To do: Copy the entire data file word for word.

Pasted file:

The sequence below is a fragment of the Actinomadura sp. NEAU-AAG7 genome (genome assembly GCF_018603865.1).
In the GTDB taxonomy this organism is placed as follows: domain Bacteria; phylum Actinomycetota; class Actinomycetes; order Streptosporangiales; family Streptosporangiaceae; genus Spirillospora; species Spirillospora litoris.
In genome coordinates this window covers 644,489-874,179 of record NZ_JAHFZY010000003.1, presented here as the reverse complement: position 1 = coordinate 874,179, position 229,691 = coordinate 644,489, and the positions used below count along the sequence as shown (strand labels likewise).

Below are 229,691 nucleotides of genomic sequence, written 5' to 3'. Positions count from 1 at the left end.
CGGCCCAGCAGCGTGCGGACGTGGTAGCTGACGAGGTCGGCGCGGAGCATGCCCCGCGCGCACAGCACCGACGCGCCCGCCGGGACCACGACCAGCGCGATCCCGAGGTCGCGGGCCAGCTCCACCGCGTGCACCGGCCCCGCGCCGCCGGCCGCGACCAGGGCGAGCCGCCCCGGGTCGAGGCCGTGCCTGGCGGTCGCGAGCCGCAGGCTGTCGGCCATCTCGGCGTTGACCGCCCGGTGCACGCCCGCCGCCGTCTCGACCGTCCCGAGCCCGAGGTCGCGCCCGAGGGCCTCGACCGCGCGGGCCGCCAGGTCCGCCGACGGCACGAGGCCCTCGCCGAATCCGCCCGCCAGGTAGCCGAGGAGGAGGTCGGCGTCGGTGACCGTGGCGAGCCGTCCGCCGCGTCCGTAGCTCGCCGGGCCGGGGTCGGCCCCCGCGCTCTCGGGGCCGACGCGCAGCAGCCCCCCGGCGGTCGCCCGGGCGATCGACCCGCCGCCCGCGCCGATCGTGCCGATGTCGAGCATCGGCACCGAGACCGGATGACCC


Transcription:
The sequence below is a fragment of the Actinomadura sp. NEAU-AAG7 genome (genome assembly GCF_018603865.1).
In the GTDB taxonomy this organism is placed as follows: domain Bacteria; phylum Actinomycetota; class Actinomycetes; order Streptosporangiales; family Streptosporangiaceae; genus Spirillospora; species Spirillospora litoris.
In genome coordinates this window covers 644,489-874,179 of record NZ_JAHFZY010000003.1, presented here as the reverse complement: position 1 = coordinate 874,179, position 229,691 = coordinate 644,489, and the positions used below count along the sequence as shown (strand labels likewise).

Below are 229,691 nucleotides of genomic sequence, written 5' to 3'. Positions count from 1 at the left end.
CGGCCCAGCAGCGTGCGGACGTGGTAGCTGACGAGGTCGGCGCGGAGCATGCCCCGCGCGCACAGCACCGACGCGCCCGCCGGGACCACGACCAGCGCGATCCCGAGGTCGCGGGCCAGCTCCACCGCGTGCACCGGCCCCGCGCCGCCGGCCGCGACCAGGGCGAGCCGCCCCGGGTCGAGGCCGTGCCTGGCGGTCGCGAGCCGCAGGCTGTCGGCCATCTCGGCGTTGACCGCCCGGTGCACGCCCGCCGCCGTCTCGACCGTCCCGAGCCCGAGGTCGCGCCCGAGGGCCTCGACCGCGCGGGCCGCCAGGTCCGCCGACGGCACGAGGCCCTCGCCGAATCCGCCCGCCAGGTAGCCGAGGAGGAGGTCGGCGTCGGTGACCGTGGCGAGCCGTCCGCCGCGTCCGTAGCTCGCCGGGCCGGGGTCGGCCCCCGCGCTCTCGGGGCCGACGCGCAGCAGCCCCCCGGCGGTCGCCCGGGCGATCGACCCGCCGCCCGCGCCGATCGTGCCGATGTCGAGCATCGGCACCGAGACCGGATGACCC